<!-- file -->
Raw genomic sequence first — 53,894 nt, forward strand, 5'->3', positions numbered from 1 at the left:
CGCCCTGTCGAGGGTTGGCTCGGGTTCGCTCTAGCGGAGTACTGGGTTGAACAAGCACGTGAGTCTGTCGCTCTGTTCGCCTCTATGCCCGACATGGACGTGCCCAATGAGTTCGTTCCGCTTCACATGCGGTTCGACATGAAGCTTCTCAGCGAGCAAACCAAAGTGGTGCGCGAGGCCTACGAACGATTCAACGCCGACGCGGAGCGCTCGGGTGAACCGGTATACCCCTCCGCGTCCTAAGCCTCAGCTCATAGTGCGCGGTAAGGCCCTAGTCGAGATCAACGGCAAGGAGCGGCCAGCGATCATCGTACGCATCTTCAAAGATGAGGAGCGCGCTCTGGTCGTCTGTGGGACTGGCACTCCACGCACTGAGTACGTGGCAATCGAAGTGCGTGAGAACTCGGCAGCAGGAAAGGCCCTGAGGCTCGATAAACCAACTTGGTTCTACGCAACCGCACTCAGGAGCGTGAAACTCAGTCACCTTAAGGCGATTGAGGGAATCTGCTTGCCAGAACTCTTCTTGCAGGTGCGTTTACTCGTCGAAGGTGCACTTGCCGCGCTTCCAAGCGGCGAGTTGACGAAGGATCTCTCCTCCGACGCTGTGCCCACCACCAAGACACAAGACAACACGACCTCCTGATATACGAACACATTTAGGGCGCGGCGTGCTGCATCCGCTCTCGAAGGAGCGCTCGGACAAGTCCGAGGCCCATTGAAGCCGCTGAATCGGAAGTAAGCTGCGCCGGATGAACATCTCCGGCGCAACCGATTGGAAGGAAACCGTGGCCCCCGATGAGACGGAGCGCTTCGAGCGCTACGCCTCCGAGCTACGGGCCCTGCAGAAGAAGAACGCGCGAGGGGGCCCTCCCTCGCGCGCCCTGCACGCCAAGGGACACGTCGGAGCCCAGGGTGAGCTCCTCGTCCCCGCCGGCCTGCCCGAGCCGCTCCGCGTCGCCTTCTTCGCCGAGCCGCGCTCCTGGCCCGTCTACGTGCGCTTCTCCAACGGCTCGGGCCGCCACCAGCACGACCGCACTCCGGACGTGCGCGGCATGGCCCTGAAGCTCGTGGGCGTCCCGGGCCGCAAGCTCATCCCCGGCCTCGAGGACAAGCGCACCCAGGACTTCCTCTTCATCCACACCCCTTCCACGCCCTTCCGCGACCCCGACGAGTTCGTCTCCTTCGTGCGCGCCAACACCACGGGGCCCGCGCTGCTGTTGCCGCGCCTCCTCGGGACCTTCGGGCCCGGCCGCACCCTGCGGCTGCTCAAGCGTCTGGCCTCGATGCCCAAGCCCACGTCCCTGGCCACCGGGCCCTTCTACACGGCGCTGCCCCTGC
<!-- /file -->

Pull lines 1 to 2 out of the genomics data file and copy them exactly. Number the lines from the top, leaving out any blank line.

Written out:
Raw genomic sequence first — 53,894 nt, forward strand, 5'->3', positions numbered from 1 at the left:
CGCCCTGTCGAGGGTTGGCTCGGGTTCGCTCTAGCGGAGTACTGGGTTGAACAAGCACGTGAGTCTGTCGCTCTGTTCGCCTCTATGCCCGACATGGACGTGCCCAATGAGTTCGTTCCGCTTCACATGCGGTTCGACATGAAGCTTCTCAGCGAGCAAACCAAAGTGGTGCGCGAGGCCTACGAACGATTCAACGCCGACGCGGAGCGCTCGGGTGAACCGGTATACCCCTCCGCGTCCTAAGCCTCAGCTCATAGTGCGCGGTAAGGCCCTAGTCGAGATCAACGGCAAGGAGCGGCCAGCGATCATCGTACGCATCTTCAAAGATGAGGAGCGCGCTCTGGTCGTCTGTGGGACTGGCACTCCACGCACTGAGTACGTGGCAATCGAAGTGCGTGAGAACTCGGCAGCAGGAAAGGCCCTGAGGCTCGATAAACCAACTTGGTTCTACGCAACCGCACTCAGGAGCGTGAAACTCAGTCACCTTAAGGCGATTGAGGGAATCTGCTTGCCAGAACTCTTCTTGCAGGTGCGTTTACTCGTCGAAGGTGCACTTGCCGCGCTTCCAAGCGGCGAGTTGACGAAGGATCTCTCCTCCGACGCTGTGCCCACCACCAAGACACAAGACAACACGACCTCCTGATATACGAACACATTTAGGGCGCGGCGTGCTGCATCCGCTCTCGAAGGAGCGCTCGGACAAGTCCGAGGCCCATTGAAGCCGCTGAATCGGAAGTAAGCTGCGCCGGATGAACATCTCCGGCGCAACCGATTGGAAGGAAACCGTGGCCCCCGATGAGACGGAGCGCTTCGAGCGCTACGCCTCCGAGCTACGGGCCCTGCAGAAGAAGAACGCGCGAGGGGGCCCTCCCTCGCGCGCCCTGCACGCCAAGGGACACGTCGGAGCCCAGGGTGAGCTCCTCGTCCCCGCCGGCCTGCCCGAGCCGCTCCGCGTCGCCTTCTTCGCCGAGCCGCGCTCCTGGCCCGTCTACGTGCGCTTCTCCAACGGCTCGGGCCGCCACCAGCACGACCGCACTCCGGACGTGCGCGGCATGGCCCTGAAGCTCGTGGGCGTCCCGGGCCGCAAGCTCATCCCCGGCCTCGAGGACAAGCGCACCCAGGACTTCCTCTTCATCCACACCCCTTCCACGCCCTTCCGCGACCCCGACGAGTTCGTCTCCTTCGTGCGCGCCAACACCACGGGGCCCGCGCTGCTGTTGCCGCGCCTCCTCGGGACCTTCGGGCCCGGCCGCACCCTGCGGCTGCTCAAGCGTCTGGCCTCGATGCCCAAGCCCACGTCCCTGGCCACCGGGCCCTTCTACACGGCGCTGCCCCTGC